At a media forum on Thursday, July 8, 2010, at Allen & Co’s Sun Valley conference, Google executives Larry Page and Sergey Brin informed Journalists that Steve Jobs was re-writing Android’s history to align with Apple’s interests. They argued that contrary to Steve Jobs’s claims, Google worked on Android long before the iPhone was launched in 2007. According to Mr. Page: “We had been working on


Android for a long time, with the notion of producing internet-enabled phones with good browsers because that did not exist in the marketplace. I think that the characterization of us as entering after the iPhone was introduced is not reasonable. ” Google co-founder Larry Page opined that Mr. Jobs’s claim that Google went into the phone business to challenge the Apple iPhone was false.

Google Android Pixel XL Vs. Apple iPhone 7 plus 

However, a review of smartphone history will show that Google acquired Android in 2005 and began making phone prototypes soon afterward. Informed sources say the model of the Android phones that Mr. Jobs saw looked more like the Blackberry. This suggests that Google’s initial idea may not have been to make phones that look like the iPhone.
Now, the question most industry watchers are asking is if Google had been working on an

Android-powered phone: why did they wait until September 2008, a year after the iPhone was launched, to introduce the G1 phone? In addition, the facts suggest that it was because of tensions over Google’s entry into the phone business that may have contributed to the exit of Mr. Eric Schmidt from the Apple board. Analysts believe that Google may have been working on an Android-powered phone before the iPhone was introduced. Still, the iPhone seemed to have given them better insights into perfecting their smartphone. This is especially true given the resemblance of the Nexus One to the iPhone.

Further confirmation of Google’s motive for launching the Android phones could be gleaned from comments they made at the Google I/O conference held last May. At the event, Google explained that they introduced Android to consumers so that Apple would not acquire enormous influence that could become draconian.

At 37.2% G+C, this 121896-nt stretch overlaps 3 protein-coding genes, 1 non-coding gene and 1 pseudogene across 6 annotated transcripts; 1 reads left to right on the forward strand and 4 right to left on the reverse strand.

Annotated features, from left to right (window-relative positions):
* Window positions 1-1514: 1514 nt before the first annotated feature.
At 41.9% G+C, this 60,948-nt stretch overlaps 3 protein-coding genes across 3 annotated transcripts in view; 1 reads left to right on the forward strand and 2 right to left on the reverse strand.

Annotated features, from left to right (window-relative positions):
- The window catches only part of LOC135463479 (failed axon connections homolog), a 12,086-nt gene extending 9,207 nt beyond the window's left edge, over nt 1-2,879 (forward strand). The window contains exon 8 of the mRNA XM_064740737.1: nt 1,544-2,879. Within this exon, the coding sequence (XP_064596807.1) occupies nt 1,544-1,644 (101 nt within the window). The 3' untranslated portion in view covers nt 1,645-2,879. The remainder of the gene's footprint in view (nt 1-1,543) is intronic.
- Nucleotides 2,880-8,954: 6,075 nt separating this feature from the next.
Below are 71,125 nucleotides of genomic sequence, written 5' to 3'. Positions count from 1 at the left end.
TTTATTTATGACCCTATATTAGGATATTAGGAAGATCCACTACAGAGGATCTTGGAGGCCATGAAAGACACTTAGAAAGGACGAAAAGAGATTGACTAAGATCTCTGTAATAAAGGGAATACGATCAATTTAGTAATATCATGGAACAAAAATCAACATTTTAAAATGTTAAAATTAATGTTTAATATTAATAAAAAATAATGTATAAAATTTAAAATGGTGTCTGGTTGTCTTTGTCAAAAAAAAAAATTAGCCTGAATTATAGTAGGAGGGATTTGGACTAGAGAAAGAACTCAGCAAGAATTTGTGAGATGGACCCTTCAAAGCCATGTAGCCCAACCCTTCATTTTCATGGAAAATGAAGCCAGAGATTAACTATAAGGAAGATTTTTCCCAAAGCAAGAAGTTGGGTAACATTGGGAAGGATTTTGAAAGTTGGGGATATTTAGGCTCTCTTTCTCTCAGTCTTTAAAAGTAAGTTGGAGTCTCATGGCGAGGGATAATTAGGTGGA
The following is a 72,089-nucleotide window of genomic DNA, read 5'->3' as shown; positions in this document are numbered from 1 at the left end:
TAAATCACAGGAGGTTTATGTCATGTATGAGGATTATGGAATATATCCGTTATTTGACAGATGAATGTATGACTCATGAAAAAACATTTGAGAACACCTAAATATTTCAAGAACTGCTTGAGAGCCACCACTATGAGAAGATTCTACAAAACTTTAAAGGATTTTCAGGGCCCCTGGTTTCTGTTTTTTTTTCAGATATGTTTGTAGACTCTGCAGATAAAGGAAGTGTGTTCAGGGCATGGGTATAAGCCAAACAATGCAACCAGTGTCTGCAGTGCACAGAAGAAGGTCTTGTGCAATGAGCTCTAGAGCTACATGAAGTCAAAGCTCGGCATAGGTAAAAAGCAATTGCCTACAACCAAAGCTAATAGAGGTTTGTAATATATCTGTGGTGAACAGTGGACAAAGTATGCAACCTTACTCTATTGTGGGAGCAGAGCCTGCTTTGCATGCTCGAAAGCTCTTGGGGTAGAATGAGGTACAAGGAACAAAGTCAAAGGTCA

In addition, the facts suggest that Google went into the phone business after realizing that the future of computing would be in portable devices like phones and tablet computers. As a result, they went into the phone business to dominate web search on that platform just like they had done on the desktop. This notion is supported by Eric Schmidt, CEO of Google, in his published comments in an interview with the UK Guardian newspaper on June 25, 2010. In that interview, Mr. Schmidt suggested that he wants Android to be the Windows of Mobile.

Also, in that same interview, Mr. Schmidt commented critically about Microsoft Windows. He said: “You have to ask how on earth Windows Phone – which will have a paid-for license – is ever going to attract any handset makers, but it must be loudest for developers considering whether the shrinking, the forwards-incompatible pool of Windows Mobile phones is

worth bothering with”. In contrast, Apple appears to have gone into the phone business as a re-positioning strategy and intends to make huge revenue from selling the smartphone hardware. Also, with the advent of smartphones, Apple realized that there was a huge potential in mobile Advertising. This was why they sought to

acquire Admob. While Apple was negotiating to buy Admob, a mobile advertising company, Google quickly acquired Admob. As a result, Apple went ahead to catch Quatro Wireless, which is Admob’s biggest competitor. In reaction to Google’s acquisition of Admob, Apple has re-written the rules of its mobile Advertising platform called the iAd, therefore shutting out Admob, which Google had acquired.

As the smartphone war rages on Bloomberg, news reports that Apple has sold over 50 million iPhones since its introduction. According to Apple CEO Steve Jobs, the latest version, iPhone 4, has sold more than 3 million units since its June 24, 2010 debut. Analysts believe iPhones account for nearly 35 percent of Apple’s $42. 9 billion revenue. Also, the iPhone has over 200,000 applications with over 5 billion downloads.

The rapid growth of applications in Apple’s ecosystem could be traced to the company’s initial incentive to developers. For example, in the beginning, to encourage applications that would run on the iPhone, Apple made an indirect investment in a $100 million venture capital fund set up by Kleiner Perkins Caufield & Byers. Today, Apple has paid over one billion dollars to developers since its inception.